I love Halloween. I love the cool evenings that grow strong with the early dying sun. I love the pumpkins and the loose leaf litter made crisp by falling humidity. I love the flirtation with magic. With true magic.
Sometimes coming of age is described as the letting go of magical ideas. At least for me, it has been more about learning where magic truly lies.
Not in spells cast by green faced crones. Not shot from mangled wands. Not shouted by gray haired wizards to towering beasts across cavernous divides, but made, instead, by the imaginings of our beautiful, wonderful human minds.
There is magic created by the grandmother baking cookies. It lies not just in the chemistry of caramelization, but also in the practiced movements of her hands, the years of knowledge she has amassed in fussing with her stove, selecting her preferred flour, in the songs she sings as she moves about her kitchen.
And there is magic in Halloween. Perhaps not the magic we feared as children, of the ghost that haunts the second floor of the empty house down the street or the greedy goblins that wait for us in the yawning sewer grates, but instead in how we put it all together. Halloween does not exist without us. It lives and dies by our will and action. It is brought to life by our creative conjurings.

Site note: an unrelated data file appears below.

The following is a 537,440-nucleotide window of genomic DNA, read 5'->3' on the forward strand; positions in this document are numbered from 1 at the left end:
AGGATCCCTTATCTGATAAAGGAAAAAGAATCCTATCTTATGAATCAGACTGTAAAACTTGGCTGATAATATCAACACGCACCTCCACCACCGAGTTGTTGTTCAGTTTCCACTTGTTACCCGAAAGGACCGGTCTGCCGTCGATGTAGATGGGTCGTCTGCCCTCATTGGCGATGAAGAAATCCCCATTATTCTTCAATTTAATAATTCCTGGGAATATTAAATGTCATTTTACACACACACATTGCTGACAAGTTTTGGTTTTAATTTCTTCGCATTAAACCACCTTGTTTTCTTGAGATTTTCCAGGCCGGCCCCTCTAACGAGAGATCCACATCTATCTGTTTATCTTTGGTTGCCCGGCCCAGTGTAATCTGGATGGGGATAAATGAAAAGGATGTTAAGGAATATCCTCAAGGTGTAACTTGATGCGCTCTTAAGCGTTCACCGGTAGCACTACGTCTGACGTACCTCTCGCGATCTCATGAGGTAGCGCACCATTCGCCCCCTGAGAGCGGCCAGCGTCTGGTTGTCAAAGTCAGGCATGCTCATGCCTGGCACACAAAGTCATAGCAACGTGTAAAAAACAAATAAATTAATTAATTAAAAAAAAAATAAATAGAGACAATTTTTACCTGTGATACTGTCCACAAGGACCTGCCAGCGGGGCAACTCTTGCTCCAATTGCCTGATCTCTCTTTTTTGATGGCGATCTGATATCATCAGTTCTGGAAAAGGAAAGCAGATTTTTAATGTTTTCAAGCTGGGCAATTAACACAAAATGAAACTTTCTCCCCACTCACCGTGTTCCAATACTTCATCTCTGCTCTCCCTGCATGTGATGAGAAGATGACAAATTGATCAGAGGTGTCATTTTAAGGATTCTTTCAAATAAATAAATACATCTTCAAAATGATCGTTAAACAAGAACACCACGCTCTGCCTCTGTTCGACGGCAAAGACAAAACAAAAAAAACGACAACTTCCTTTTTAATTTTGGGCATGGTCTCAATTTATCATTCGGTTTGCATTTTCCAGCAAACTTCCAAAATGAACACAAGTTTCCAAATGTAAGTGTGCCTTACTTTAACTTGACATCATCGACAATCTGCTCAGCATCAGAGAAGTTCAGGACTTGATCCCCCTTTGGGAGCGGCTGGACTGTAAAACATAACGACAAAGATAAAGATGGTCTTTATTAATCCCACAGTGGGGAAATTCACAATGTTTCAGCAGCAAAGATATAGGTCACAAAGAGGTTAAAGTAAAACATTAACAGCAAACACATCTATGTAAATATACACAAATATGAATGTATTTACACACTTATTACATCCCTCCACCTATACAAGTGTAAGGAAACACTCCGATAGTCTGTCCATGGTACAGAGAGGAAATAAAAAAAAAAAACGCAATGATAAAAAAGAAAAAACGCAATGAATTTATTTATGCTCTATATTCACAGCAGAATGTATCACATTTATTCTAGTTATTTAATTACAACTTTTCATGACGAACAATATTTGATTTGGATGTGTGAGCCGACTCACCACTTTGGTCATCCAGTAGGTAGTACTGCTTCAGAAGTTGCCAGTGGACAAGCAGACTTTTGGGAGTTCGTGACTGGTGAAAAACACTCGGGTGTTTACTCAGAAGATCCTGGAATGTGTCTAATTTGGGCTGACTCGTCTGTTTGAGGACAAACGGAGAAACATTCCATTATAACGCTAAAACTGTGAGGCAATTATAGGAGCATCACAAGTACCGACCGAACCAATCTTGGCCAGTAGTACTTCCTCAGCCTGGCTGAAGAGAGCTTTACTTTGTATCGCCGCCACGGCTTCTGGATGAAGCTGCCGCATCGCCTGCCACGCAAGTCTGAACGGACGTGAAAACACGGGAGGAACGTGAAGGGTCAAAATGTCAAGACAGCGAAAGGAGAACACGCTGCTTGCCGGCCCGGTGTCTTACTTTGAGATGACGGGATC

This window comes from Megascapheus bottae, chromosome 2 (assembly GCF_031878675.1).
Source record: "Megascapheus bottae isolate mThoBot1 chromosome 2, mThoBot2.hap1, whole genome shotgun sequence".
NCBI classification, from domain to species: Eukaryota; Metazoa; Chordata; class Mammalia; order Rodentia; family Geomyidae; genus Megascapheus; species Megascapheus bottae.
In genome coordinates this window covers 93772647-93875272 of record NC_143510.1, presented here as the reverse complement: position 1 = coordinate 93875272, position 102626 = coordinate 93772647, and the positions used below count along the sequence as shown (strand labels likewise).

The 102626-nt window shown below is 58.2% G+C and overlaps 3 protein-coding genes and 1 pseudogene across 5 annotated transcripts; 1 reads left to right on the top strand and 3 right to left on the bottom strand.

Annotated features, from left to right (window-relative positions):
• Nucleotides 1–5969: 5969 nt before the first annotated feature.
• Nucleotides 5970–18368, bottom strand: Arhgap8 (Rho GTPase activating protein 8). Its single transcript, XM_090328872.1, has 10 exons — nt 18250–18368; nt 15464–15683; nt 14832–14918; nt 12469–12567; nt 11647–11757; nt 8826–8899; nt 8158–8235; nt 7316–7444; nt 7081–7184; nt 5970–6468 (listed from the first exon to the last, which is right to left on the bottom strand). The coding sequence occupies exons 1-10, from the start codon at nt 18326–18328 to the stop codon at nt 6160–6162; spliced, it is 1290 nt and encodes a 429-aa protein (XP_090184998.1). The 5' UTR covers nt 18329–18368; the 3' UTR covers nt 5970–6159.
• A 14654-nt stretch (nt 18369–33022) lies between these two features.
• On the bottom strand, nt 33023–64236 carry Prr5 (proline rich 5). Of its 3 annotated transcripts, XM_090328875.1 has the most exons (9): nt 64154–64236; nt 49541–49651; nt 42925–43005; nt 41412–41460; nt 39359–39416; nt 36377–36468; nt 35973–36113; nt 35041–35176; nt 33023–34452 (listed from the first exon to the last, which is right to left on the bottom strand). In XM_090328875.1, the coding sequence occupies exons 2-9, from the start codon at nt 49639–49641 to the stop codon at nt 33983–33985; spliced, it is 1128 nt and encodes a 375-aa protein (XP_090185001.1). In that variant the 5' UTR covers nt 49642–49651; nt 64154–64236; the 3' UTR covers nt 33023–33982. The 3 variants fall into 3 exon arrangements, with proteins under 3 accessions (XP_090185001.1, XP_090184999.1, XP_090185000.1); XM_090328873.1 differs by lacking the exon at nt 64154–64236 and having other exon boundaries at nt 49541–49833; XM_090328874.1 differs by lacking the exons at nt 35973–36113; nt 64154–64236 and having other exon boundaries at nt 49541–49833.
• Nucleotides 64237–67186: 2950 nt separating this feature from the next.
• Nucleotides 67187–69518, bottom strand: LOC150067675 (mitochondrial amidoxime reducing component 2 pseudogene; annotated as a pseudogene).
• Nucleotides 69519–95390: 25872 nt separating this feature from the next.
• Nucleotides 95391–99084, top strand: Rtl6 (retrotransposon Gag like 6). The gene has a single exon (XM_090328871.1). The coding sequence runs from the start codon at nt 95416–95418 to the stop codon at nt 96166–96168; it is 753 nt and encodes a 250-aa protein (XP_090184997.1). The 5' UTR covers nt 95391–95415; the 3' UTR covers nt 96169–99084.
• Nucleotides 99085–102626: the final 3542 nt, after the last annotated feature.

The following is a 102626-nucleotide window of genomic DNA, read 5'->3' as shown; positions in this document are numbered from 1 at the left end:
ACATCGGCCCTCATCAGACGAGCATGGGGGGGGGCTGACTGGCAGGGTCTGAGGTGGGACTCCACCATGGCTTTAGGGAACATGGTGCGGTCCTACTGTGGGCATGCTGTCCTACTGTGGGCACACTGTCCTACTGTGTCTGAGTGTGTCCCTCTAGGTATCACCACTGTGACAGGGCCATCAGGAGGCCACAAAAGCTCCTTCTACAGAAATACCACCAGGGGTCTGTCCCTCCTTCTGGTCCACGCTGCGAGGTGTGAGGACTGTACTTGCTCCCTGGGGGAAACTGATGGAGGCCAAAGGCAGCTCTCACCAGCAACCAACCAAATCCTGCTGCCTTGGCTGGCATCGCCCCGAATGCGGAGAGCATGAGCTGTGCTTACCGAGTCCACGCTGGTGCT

There is magic in the imagination that pulls from the wide world of possibility a single costume idea: Sugar Skull Vader. There is magic in the extreme human cooperation involved in the setting up, stocking, and running of the costume shop that will sell a $13 plastic Vader mask for just two months and then disappear until the same time next year. There is magic in the artist that can see what else that mask can become, and then pulls out her drawer of acrylic paints, makes a selection of her favorite candy colors, and begins the hard work of creation.
And there is magic in the process of painting. The water cup, half full. The paper towels folded just so. The laying out of brushes. One for lining, one for stippling, one for filling everything in. The palette loaded with dollops of paint that bleed into one another and merge.
And when it is done, there is magic in the holiday itself. In the ways we collect together and celebrate our creativity. It the little chocolates and the kettle corn we pass around and devour. In how we try out different ways of being, and the next day, return to the lives we have always known, as though the day of magic never was, only to be returned to the same time the next year, when we will find new things to imagine, to create, to try on for just one day. Again and again.
This sugar skull Vader mask was painted freehand using a selection of Craft Smart acrylic craft paints and a basic Vader mask, which can be found (at least in California) at Spirit Halloween.